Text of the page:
The Revolutionary Spirit Preceding the French Revolution

By Félix Rocquain; J. D. Hunting | Go to book overview

"should not be allowed to ferment in minds that are easily excited." But, in spite of its temerity, The Social Contract was not burned by the Parliament. Printed in Holland, it was known in Paris by only a very small number of copies, whilst Émile, on account of its denunciation by the Parliament, was read by everyone. A writ was issued against Rousseau for the seizure of his person, but the Ministry made its evasion easy. At the same time, the Encyclopedia was most inconsequently allowed to re-appear, and De L'Esprit was sold openly. Six months later, Émile and The Social Contract were also obtainable at all booksellers.

Ever since 1759, when Omer de Fleury pronounced his famous speech against them, the writers of the Encyclopedia had, in selfdefence, joined forces, with the object of establishing upon the ruin of all dogmas, an empire of reason. From Ferney, whither he had retired from the range of persecution, Voltaire stimulated their zeal and directed their actions. From Ferney he sent forth his Sermon of the Fifty, and the Testament of the Priest Meslier -- first fruits of the innumerable brochures that were about to proceed from his indefatigable pen. But, unlike Rousseau, who laid himself open to persecution by signing his works, Voltaire disavowed his. "Try," he said to Helvetius, "to serve the human "race without harming yourself in the least." Faithful to this maxim, he attacked his enemies without exposing himself to their counter-thrusts. Yet his ulterior aim was noble. The ardent friend of humanity, he declared war against all fanaticism; and it must not be forgotten, that at the moment that he gave to Helvetius this piece of ignoble advice, he was preparing his Treatise of Tolerance and winning the sympathies of the whole of Europe for the innocent Calas.1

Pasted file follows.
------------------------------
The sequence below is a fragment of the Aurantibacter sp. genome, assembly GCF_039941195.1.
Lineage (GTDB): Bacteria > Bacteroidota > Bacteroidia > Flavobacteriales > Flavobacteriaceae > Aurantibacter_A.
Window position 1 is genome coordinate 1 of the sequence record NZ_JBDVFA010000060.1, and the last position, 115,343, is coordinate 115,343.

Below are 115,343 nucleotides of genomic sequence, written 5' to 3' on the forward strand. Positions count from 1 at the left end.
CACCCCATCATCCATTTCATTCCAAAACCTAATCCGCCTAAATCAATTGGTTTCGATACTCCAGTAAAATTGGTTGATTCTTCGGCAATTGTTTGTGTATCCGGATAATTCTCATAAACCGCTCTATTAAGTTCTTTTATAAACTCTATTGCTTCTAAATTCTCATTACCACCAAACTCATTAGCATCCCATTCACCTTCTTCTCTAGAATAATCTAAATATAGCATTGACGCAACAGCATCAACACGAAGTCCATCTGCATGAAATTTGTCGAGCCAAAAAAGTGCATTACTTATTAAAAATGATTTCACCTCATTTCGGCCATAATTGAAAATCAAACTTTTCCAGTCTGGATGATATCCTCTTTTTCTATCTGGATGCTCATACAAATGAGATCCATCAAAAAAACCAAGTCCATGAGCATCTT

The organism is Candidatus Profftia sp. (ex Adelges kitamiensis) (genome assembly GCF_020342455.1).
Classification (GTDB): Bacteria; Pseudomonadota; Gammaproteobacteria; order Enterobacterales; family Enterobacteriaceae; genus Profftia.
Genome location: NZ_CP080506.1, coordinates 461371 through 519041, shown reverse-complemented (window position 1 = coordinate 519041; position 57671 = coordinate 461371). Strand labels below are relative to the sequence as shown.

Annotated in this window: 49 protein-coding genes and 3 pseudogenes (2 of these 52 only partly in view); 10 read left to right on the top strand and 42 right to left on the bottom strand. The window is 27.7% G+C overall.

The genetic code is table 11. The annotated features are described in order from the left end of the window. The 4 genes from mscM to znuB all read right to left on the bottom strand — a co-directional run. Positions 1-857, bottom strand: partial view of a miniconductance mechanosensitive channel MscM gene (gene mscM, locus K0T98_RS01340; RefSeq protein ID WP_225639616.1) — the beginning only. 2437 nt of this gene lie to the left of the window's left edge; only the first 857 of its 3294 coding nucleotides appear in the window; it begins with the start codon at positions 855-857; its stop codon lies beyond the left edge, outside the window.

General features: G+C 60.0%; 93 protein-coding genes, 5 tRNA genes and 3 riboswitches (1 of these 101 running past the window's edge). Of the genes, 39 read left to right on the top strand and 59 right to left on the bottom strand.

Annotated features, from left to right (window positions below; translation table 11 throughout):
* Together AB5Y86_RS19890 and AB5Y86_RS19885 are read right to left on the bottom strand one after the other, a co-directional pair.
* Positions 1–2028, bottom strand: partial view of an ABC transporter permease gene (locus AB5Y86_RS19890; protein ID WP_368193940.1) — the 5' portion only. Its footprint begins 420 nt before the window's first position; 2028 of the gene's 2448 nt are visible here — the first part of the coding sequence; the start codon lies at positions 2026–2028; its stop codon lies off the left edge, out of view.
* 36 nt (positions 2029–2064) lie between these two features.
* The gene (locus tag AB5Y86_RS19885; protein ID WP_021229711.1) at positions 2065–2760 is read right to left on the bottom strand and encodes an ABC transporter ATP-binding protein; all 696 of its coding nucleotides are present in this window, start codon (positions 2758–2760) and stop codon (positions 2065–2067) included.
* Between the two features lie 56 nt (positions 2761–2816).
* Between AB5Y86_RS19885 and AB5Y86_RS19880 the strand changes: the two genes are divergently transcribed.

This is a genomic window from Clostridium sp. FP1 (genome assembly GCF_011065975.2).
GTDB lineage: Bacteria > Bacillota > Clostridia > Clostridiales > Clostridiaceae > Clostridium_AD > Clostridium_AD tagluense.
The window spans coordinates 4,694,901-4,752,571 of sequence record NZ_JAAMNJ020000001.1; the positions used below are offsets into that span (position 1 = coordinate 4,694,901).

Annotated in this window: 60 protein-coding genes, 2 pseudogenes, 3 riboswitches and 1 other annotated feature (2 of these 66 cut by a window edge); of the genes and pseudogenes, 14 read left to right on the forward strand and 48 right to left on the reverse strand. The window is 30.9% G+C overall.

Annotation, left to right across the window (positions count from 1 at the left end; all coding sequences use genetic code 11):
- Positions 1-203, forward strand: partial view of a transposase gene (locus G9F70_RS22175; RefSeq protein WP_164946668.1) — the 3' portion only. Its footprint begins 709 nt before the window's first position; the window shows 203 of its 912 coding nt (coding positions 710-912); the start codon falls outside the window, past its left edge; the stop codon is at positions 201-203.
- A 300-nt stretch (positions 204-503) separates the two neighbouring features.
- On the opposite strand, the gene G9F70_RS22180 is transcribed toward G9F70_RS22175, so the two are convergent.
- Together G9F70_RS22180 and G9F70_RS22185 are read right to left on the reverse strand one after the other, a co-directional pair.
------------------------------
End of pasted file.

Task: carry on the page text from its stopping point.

Notwithstanding that the Jesuits had been crushed, they still attempted to stir up public opinion. They accused the

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1
Calas -- a Protestant merchant of Toulouse, accused of strangling his son for becoming a Catholic, condemned to the punishment of death by breaking on the wheel, and his family to imprisonment and banishment. The latter, through the exertions of Voltaire, were subsequently pardoned. Louis XV. gave them as compensation, 3,000 livres. (Translator's Note.)

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